“James Gillray’s Hogarthian Progresses”
Exhibition on view April 6 – September 16
The Lewis Walpole Library
154 Main Street, Farmington, CT 06032
Sequential narration in satiric prints is most famously associated with the “modern moral subjects” of William Hogarth (1697–1764): Harlot’s Progress (1732), A Rake’s Progress (1735), Marriage A-la-Mode (1745), and Industry and Idleness (1747) among others. Less well-known is the broad spectrum of legacy “progresses” produced by subsequent generations drawing both on Hogarth’s narrative strategies and his iconic motifs. James Gillray (1756–1815), celebrated for his innovative single-plate satires, was also among the most accomplished printmakers to adopt Hogarthian sequential narration even as he transformed it according to his unique vision. This exhibition presents a number of Gillray’s Hogarthian progresses alongside some selected prints by Hogarth himself.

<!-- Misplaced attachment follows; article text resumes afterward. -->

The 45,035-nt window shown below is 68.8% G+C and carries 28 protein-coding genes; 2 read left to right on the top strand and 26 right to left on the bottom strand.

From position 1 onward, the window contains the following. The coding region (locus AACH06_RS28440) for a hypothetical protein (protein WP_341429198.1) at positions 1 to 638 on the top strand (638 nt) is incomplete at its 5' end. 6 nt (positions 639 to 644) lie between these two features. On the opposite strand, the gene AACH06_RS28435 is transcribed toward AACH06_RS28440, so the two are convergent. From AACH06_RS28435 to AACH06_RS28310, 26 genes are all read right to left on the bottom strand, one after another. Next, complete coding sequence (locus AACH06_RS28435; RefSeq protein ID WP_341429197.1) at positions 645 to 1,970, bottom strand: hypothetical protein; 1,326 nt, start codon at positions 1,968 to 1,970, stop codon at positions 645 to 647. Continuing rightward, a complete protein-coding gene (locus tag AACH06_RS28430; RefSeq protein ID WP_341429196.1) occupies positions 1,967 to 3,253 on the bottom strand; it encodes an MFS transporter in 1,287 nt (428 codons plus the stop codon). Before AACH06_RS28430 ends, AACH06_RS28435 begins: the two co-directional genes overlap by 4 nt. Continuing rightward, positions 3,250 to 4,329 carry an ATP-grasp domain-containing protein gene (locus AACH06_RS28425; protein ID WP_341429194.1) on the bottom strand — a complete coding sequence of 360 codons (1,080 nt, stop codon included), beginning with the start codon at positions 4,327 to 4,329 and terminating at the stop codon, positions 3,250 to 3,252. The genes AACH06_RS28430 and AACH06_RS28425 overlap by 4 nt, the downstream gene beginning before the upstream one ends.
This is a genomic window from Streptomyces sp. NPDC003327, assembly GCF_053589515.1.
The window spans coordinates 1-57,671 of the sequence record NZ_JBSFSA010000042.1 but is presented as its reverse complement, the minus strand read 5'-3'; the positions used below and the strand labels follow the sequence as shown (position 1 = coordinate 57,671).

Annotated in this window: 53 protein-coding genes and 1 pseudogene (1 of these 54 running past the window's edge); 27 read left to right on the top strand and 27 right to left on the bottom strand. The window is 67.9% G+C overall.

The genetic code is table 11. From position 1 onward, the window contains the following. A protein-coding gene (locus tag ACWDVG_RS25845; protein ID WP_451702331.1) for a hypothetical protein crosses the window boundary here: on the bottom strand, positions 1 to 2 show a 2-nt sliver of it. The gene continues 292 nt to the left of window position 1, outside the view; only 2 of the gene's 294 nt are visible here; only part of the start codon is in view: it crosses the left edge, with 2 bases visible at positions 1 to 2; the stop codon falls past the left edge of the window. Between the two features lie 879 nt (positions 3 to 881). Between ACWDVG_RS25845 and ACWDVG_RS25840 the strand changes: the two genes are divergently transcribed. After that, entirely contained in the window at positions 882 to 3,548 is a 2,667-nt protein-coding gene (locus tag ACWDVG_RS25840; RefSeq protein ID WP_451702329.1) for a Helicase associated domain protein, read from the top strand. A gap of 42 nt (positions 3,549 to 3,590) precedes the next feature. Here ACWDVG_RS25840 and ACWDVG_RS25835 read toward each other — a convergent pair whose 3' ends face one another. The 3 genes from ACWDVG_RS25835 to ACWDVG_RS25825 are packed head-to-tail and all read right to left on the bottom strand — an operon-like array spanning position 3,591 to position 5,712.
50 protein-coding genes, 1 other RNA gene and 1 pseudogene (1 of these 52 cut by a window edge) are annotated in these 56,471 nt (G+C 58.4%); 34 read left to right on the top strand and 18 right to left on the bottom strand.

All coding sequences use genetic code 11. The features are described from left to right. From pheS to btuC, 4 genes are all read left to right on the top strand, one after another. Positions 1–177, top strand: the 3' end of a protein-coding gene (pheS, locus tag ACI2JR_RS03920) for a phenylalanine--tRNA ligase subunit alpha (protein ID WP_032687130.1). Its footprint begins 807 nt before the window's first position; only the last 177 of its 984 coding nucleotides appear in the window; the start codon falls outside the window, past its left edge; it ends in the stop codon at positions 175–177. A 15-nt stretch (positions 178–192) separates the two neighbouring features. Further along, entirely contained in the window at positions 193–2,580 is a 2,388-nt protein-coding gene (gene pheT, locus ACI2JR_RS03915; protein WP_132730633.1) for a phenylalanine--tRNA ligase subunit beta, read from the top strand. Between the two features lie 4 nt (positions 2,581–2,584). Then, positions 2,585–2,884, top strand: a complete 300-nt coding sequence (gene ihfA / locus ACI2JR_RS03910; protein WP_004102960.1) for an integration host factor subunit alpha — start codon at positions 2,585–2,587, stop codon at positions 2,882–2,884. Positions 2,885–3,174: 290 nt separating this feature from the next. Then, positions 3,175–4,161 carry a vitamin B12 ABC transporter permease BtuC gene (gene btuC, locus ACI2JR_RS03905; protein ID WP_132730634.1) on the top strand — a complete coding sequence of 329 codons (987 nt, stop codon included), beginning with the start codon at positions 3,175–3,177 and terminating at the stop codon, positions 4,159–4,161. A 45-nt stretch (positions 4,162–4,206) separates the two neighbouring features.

Curated by Cynthia Roman, Curator of Prints, Drawings, and Paintings, The Lewis Walpole Library.
Exhibition open Wednesdays, 2-4:30 pm, and by appointment